Enciso left Mexico after that for the University of Nebraska-Lincoln to get his doctorate in agricultural engineering. But he was not away long. After completing his degree in 1992, Enciso returned to Mexico to help improve irrigation systems there.

“I came to Nebraska with a scholarship from Mexico, so my commitment was to work the same number of years I received the scholarship,” he said.

He worked those years in the Baja peninsula, designing irrigation systems for an area that was over pumping groundwater to irrigate vegetables largely destined for export to the U.S. and Asia. This over pumping, Enciso said, resulted in saltwater encroachment into the aquifers. As a result, farmers in the area turned to drip irrigation to use scarce water resources more efficiently.

Although drip irrigation was the best solution for the Baja peninsula farms, Enciso, who has traveled widely and loves to see new places, stressed that every situation is different. Just because an irrigation practice or technology works in one place, does not mean it is the best choice everywhere.

“You have to evaluate the overall management of the farm, the economics and all those things to decide what you need to do,” he said, emphasizing that a “one size fits all” approach often does not make economic sense.

Though Enciso said economics “keeps our feet on the ground,” he is looking to the skies in his current research, using drones and even satellite imaging to help farmers make better irrigation decisions.

“What I’m trying to do is use remote sensing to see if, by doing measurements in the crop canopy, I can estimate the water use of the plant,” he said.

“What we want is to have a more accurate way to determine the status of the plant. We want to do it the most practical way because irrigators need to have tools to make decisions faster and in an easy way. So, whatever we do, a tool or a technology, what we want to do is have something that can make things easier.”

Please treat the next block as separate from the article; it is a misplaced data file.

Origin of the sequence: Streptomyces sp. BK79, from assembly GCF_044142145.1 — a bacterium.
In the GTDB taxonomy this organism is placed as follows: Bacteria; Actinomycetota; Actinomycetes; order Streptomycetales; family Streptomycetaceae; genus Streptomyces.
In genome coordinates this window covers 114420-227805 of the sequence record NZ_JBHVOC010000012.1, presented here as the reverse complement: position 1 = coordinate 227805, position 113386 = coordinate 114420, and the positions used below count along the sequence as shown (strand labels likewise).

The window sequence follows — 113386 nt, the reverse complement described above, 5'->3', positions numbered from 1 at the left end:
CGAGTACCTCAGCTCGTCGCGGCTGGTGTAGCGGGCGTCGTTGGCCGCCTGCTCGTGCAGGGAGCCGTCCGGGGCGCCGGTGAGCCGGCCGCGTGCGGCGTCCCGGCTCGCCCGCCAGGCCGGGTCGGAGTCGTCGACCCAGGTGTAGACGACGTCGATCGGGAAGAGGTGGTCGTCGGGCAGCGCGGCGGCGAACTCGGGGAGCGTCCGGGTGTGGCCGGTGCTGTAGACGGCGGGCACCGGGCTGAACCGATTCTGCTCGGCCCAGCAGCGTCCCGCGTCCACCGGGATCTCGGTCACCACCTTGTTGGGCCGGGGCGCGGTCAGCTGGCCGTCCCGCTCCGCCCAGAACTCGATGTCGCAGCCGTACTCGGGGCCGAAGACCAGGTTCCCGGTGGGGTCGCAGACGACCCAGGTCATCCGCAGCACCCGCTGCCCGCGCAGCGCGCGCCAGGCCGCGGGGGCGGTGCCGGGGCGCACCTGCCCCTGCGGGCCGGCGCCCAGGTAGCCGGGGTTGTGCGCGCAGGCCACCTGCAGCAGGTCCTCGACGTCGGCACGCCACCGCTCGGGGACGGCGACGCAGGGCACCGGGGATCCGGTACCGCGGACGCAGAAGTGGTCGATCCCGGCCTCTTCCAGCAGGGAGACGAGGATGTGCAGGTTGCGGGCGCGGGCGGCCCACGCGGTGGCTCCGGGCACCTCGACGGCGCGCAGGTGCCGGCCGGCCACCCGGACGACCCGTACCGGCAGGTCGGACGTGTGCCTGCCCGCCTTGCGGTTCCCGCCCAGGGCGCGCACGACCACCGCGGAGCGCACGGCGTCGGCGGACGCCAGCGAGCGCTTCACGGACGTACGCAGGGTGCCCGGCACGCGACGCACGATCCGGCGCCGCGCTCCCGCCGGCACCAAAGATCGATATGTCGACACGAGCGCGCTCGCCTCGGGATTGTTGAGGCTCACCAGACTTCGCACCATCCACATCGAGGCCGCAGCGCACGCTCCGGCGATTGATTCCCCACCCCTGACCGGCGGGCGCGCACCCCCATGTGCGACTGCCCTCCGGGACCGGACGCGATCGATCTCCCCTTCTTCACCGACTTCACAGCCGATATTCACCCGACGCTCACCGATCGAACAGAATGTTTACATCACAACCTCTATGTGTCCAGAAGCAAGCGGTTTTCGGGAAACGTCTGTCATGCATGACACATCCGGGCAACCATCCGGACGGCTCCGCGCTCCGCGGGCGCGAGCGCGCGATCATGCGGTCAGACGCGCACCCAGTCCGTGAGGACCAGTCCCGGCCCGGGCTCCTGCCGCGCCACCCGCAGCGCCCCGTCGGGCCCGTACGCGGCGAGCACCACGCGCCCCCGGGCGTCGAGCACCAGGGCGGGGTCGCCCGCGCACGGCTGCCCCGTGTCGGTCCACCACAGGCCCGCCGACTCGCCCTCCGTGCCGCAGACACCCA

Enciso hopes the future of irrigation includes a more holistic approach to the environmental, human health and economic impacts involved. For example, he would like to see plastic pipes widely used in irrigation recycled after they are replaced instead of in landfills to reduce the environmental damage. Similarly, irrigation practices can help either exacerbate or mitigate water quality issues that can harm human, animal and environmental health such as nutrient and pathogen loading of water systems. But that takes targeted irrigation strategies and technologies that work for farmers.

Given the importance of agriculture and how much water it needs, irrigators and irrigation engineers can have a big impact on society and the world, Enciso says.

“If we are more efficient, we are going to have more water availability for human consumption, for leisure, and we will create a better environment.”


As communications manager for TWRI, Kerry Halladay provided leadership for the institute's communications. As a strategic coordinator, she served as liaison between AgriLife's Marketing and Communications department and the client groups: TWRI, the Natural Resources Institute, the Norman Borlaug Institute for International Agriculture, and the Institute for Infectious Animal Diseases.